06/21/2013 08:39 pm ET Updated Dec 06, 2017

Should the Supreme Court's Ruling on Gay Marriage Be the Same as Their Ruling on Interracial Marriage?

Before the Supreme Court handed down its verdict in the case of Loving v. Virginia in June 1967, marriage between the races was an illegal offense in several states. In June 2013, the Supreme Court will have the opportunity to once again face down discrimination and uphold the right of every American, gay or straight, to marry the person they love, when it rules on the constitutionality of California's Prop 8.


My name is Matthew Johnson Harris. I am a performer, blogger, and fitness instructor and an African-American man in love with a Caucasian man.

My partner, Mark Otto, is the assistant principal at a New York City public high school and a candidate for City Council representing District 7. Mark is devoted to his students and often puts their needs above his own, frequently foregoing his campaign duties to be there for them. He also volunteers to help homeless LGBT youth. Mark's values and actions have nothing to do with his skin color or sexual orientation, but they have everything to do with why I fell in love with him.

Over the years, I have endured countless jokes and sarcastic comments from fellow African Americans, which I suspect have less to do with Mark and more to do with their own feelings about relationships with Caucasians. Surprisingly, these tensions exist even in a place as diverse and progressive as New York City! I can only imagine how much more difficult this would be back where I am from in Texas. When Mark went to high school in South Jersey, there were only four students of color and no positive examples of gay relationships. Thankfully, he was able to grow beyond his limited experiences, though he did not find many sympathetic ears or open arms when he returned home years later to share who he had become. However, Mark was not willing to step back in time and is pushing forward instead, living his truth.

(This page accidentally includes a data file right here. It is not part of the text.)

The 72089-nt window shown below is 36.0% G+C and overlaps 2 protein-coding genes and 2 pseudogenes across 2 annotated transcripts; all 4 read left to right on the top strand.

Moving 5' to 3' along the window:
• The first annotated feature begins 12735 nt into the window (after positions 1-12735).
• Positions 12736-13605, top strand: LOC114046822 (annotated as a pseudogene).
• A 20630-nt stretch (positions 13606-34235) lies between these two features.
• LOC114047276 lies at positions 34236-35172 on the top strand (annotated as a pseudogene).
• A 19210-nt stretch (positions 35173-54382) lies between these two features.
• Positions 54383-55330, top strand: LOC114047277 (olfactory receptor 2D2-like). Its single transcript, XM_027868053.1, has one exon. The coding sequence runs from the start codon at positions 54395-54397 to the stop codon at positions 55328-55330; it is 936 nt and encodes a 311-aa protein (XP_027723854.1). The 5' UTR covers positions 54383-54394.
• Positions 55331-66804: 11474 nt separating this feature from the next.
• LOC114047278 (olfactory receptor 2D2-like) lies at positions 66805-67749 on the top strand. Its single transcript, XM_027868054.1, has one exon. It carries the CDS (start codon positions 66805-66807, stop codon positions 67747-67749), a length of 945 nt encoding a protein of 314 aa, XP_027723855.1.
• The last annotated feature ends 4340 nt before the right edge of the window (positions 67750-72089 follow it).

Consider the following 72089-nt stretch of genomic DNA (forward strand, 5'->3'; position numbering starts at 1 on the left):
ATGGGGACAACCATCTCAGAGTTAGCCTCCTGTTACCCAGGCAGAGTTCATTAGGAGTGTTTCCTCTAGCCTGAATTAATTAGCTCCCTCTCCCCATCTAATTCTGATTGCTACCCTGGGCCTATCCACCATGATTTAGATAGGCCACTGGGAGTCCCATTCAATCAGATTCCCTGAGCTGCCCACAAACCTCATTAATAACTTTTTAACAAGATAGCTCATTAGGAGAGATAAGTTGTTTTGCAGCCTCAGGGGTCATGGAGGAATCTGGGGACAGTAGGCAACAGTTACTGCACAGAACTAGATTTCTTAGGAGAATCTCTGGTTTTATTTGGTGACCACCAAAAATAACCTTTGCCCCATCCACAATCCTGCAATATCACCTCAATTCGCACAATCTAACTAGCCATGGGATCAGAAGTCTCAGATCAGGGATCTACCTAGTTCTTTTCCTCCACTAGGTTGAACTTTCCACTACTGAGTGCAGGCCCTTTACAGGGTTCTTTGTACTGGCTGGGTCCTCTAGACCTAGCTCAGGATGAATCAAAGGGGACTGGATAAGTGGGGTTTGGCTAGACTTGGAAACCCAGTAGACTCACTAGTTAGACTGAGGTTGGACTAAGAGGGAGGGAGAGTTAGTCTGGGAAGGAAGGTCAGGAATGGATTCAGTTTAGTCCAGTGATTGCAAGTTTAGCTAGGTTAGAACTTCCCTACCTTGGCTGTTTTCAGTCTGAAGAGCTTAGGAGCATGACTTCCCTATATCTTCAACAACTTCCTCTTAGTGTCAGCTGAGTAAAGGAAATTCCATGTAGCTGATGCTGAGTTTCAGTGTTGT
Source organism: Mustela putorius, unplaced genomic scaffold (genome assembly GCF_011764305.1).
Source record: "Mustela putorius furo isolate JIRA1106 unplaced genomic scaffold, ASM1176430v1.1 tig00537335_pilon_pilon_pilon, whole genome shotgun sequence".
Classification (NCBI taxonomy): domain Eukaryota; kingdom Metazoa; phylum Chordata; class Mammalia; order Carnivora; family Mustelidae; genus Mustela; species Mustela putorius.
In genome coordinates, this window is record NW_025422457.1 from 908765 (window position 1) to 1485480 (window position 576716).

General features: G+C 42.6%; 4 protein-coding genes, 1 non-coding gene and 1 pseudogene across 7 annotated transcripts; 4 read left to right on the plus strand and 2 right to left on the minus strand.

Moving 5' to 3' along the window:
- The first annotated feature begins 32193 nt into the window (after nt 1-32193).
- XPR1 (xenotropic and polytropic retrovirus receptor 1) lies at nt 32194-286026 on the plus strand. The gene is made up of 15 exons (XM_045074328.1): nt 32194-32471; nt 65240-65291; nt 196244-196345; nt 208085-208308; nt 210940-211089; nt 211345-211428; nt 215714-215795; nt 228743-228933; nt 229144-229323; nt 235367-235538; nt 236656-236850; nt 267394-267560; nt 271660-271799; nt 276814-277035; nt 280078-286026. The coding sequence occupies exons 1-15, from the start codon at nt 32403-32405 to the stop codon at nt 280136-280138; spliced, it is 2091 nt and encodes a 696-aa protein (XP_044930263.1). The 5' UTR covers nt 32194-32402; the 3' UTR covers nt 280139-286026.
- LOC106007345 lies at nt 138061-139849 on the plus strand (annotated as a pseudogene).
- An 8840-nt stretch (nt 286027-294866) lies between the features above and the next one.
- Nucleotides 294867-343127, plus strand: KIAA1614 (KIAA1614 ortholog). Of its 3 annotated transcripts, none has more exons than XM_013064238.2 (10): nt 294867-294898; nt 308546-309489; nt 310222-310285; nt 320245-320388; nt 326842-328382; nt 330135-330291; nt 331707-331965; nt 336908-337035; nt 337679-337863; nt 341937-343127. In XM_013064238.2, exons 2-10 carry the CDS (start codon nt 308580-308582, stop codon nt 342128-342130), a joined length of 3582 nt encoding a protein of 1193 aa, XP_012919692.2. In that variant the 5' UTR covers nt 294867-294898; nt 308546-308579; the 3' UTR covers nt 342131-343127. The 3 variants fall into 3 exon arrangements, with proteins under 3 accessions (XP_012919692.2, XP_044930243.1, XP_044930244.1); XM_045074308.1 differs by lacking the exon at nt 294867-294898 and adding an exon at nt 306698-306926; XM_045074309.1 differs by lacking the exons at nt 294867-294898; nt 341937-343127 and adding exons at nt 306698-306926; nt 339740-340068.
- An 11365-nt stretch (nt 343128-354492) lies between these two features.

Our relationship has also been a struggle for our families. My mom had difficulty accepting me as gay, but her own traumatic experiences with white people while growing up in the South made accepting my white partner even more challenging for her. Mark also grew up in a family that forbade interracial relationships, because it was not "right." However, to Mark and his cousins, how a person loves is more important than how they look. Thankfully, with time, Mark's family came to accept his homosexuality and our relationship, and I now feel like one of the family. My mom has also made great strides in accepting Mark into ours.

Middle Collegiate Church, under the direction of Rev. Dr. Jacqueline Lewis, has also been a major support for us. We actually look forward to going to church every Sunday. I know what you are thinking -- that this is the last place on Earth that would accept us -- but you would be wrong. Middle Collegiate Church is a progressive and socially active community where people of every color, gender, sexual orientation or other classification are welcome. Middle Collegiate Church's message is "God is love," which I believe is a message that many churches espouse but few actually live by.

One example of the profound impact that Middle Collegiate Church has had in our lives was at last year's New York Pride Parade, where I was marching with Mark in support of his City Council campaign. Middle Collegiate Church was also there. In fact, they were directly ahead of us, on a bright pink float, and at the head of the float was our amazing pastor, Jacqui, who was hugging parade watchers and telling them how much God loves them. As an African-American woman married to a Caucasian man, she understands the importance of Loving Day as well as the pending outcome of the Prop 8 case on our relationship. Mark and I often wonder how different our childhoods would have been with Middle in our lives, but although we can't go back in time, it gives us hope and joy to know that children (and hopefully our own) will grow up in this supportive, open and loving community.

Check out an awesome picture of my pastor and me rocking out at last year's Pride:


Although we are not planning a wedding anytime soon, it is important that our government support and recognize that our love is as powerful and valuable as that of any heterosexual couple, just as it was for Mr. and Mrs. Loving despite their races. Thankfully, our country has made significant progress, so the next generation of LGBT youth will grow up in a more open and accepting society. However, as we continue to speak up, there are many who will feel threatened and literally fight back, as evidenced by the recent uptick in hate crimes against the LGBT community.

Despite all of the challenges we have faced as gay men and as an interracial couple, nothing will ever stop Mark and me from standing up for love.

For more information on Mark Otto's City Council campaign, check out